On the federal funding front, the challenge for both projects has been the long and drawn-out environmental review process. Generally, transit projects don’t get federal money until the environmental studies have been approved by local agencies and then certified by the feds in a “record of decision.”
There’s a good reason why: the studies, after all, spell out in excruciating detail what exactly is going to be built. The feds, naturally, want to know what they’re spending their dollars on.
Having read a lot of the press and comment boards concerning the report by Beverly Hills’ consultants on tunneling safety for the Westside Subway Extension, I encourage those interested to actually read the report itself. Some of the discussion is technical in nature, but I think everyone should make their own decisions about what the report actually says and doesn’t say about Metro’s work thus far on seismic and tunneling safety for the project.
Los Angeles Mayor Antonio Villaraigosa at Tuesday's news conference at Union Station about high-speed rail.
Interesting news conference by Transportation Secretary Ray LaHood on Monday, with LaHood and Metro officials touting the California high-speed rail project. It’s interesting that even in the face of much criticism from Congress, the Obama Administration is sticking with its high-speed plan. And it’s also interesting that LaHood visited Metro’s largest rail station six days before the release of the 2013 federal budget, which will hopefully include funds for local transportation projects.
What the world probably doesn't need: more lengthy reports on transportation projects. Photo by unk's dump truck, via Flickr.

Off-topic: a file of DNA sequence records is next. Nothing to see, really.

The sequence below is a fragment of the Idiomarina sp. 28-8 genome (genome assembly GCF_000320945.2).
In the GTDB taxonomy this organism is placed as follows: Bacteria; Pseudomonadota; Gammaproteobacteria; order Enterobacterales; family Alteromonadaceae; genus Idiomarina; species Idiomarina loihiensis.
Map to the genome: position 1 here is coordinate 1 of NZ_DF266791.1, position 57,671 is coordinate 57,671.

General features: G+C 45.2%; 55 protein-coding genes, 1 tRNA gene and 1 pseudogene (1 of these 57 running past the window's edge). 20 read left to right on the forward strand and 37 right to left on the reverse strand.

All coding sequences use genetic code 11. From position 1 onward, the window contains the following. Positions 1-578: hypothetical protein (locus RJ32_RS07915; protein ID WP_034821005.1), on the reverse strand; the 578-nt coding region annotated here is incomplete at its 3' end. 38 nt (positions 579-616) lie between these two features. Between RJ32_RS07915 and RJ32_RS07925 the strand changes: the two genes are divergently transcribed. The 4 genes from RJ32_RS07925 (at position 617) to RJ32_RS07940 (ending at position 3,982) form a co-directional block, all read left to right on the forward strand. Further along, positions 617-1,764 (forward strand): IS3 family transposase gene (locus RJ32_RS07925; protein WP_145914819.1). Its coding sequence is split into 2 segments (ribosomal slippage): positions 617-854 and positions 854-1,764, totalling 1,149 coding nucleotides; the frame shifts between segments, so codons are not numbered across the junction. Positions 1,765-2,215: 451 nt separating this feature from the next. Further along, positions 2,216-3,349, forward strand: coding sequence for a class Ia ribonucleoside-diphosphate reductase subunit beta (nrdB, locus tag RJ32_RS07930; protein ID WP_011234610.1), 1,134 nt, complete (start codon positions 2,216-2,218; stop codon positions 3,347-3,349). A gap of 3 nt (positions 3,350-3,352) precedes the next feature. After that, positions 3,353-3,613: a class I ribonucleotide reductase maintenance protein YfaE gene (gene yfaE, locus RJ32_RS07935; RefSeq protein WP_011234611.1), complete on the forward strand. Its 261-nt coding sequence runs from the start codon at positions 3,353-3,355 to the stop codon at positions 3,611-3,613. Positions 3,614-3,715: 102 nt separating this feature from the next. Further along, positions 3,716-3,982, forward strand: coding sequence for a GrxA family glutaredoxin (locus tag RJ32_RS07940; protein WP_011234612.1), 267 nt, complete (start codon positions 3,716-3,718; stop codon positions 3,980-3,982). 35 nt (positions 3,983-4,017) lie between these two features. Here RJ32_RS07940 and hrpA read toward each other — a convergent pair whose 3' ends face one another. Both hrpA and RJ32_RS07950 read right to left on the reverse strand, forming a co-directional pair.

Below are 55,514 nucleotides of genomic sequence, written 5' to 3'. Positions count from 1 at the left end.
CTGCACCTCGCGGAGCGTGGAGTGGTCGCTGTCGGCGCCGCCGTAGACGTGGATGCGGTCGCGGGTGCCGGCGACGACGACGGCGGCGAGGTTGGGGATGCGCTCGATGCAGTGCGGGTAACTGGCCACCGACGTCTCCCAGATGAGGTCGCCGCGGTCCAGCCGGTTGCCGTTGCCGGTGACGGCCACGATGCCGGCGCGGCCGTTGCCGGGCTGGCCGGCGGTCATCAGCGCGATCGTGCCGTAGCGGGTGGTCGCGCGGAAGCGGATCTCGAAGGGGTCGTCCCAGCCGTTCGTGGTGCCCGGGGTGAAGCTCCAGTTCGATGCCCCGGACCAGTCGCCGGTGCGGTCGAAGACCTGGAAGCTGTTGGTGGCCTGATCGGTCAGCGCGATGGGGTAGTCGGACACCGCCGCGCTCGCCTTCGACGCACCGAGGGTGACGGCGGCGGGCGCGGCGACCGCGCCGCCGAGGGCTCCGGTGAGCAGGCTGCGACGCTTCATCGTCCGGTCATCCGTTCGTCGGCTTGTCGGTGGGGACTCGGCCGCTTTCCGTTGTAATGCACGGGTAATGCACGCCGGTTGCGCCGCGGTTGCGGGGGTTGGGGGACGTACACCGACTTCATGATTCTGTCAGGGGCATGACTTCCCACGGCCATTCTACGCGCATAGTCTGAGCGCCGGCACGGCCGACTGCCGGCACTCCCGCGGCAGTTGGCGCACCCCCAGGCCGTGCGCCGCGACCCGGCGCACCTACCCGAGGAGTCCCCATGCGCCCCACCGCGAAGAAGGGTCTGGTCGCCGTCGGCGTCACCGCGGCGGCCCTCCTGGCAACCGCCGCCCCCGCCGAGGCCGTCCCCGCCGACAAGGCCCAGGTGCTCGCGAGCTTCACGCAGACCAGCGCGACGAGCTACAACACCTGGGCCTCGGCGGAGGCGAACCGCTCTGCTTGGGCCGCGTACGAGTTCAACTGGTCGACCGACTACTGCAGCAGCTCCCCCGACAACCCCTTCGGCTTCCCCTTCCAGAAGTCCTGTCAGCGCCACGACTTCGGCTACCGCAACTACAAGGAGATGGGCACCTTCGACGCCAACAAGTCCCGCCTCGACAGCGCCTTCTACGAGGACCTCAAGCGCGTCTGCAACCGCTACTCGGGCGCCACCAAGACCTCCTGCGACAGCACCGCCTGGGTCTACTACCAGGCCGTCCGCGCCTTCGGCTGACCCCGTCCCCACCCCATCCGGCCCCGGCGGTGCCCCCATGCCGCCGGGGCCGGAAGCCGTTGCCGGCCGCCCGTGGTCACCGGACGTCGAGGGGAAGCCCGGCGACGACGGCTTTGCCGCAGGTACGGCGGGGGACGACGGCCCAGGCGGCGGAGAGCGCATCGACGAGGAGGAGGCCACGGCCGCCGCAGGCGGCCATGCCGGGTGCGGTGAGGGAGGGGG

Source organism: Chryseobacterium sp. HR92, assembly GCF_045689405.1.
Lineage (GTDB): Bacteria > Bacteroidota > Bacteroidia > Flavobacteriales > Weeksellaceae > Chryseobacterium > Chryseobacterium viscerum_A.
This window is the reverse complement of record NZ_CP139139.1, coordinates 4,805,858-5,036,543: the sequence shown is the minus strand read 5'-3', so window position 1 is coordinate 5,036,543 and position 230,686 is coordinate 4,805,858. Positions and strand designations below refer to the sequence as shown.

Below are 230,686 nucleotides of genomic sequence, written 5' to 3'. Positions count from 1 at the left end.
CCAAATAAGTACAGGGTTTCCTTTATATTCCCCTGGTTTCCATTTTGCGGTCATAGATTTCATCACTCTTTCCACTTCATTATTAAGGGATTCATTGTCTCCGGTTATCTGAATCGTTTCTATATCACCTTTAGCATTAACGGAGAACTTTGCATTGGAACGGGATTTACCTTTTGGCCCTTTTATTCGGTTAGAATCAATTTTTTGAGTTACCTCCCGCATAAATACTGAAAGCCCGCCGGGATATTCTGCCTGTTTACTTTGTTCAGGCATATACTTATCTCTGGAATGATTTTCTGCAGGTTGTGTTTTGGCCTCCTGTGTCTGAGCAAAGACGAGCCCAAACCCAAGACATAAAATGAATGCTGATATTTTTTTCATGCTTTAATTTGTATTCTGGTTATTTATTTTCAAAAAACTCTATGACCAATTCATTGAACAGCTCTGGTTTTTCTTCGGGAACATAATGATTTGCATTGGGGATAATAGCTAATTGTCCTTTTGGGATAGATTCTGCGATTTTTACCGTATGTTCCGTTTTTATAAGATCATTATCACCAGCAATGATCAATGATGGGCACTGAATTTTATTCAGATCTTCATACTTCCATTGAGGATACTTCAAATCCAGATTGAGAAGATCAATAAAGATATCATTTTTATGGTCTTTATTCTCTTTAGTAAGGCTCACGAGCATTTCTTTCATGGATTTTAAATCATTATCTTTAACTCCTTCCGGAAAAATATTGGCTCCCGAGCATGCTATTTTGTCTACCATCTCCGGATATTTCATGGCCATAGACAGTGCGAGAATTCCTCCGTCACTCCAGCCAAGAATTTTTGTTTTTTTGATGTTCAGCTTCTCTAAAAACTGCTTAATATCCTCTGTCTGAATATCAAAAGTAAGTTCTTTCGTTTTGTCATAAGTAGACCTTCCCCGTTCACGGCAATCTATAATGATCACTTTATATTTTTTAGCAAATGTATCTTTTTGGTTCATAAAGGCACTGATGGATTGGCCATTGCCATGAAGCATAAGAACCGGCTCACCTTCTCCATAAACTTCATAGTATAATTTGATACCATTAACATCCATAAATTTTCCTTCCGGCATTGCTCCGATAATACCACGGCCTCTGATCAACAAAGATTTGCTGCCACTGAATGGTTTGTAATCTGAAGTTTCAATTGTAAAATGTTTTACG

ENVIRONMENTAL REVIEW: There has been talk lately about reforming the environmental review process for transportation projects. It’s something, I think, should happen.
Look at the current process. It often takes five years and many millions of dollars to complete environmental studies for transportation projects. It’s a boon for transportation planners and consultants — cha-ching! — but are we really getting better projects as a result?
If an agency wants to build, for example, a light rail line along an existing railroad right-of-way in a developed urban area, is it really necessary to study not building the project? Or building it in many other places? Or exhaustively explaining why it’s needed (standard reason: traffic stinks)? And is it necessary to study every conceivable impact in an area already highly impacted by all the things that go with being in an urban area? And do we really need to study the air quality benefits of electrified rail over gasoline powered travel?
HIGH-SPEED RAIL: If you’re in school and studying to be a transportation planner and have to do a thesis or dissertation, please consider studying different ways that California could improve it’s inter-city rail network and at what cost.
Here are the key excerpts from the State Auditor’s summary report on high-speed rail issued yesterday:
In the meantime, the state’s high-speed rail program got another ruler-on-the-knuckles from the State Auditor. Here’s the key part of the audit summary:
The high-speed rail network’s (program) overall financial situation has become increasingly risky.
The cost estimates for phase one increased to between $98.1 billion and $117.6 billion—of which approximately $12.5 billion has been secured.
Although the Authority identifies the federal government as its largest potential funding source, the plan provides few details about how it expects to secure this money.
The cost estimates do not include phase one’s operating and maintenance costs, yet based on data in the plan these costs could total approximately $96.8 billion from 2025 through 2060.
We have some very successful Amtrak lines operating in the Golden State. With high-speed rail in constant turmoil — rightly or wrongly — it would be great if someone knew what could be done to speed up Amtrak and at what cost. It’s great to have a Plan A, and it would be equally great to have a Plan B and C.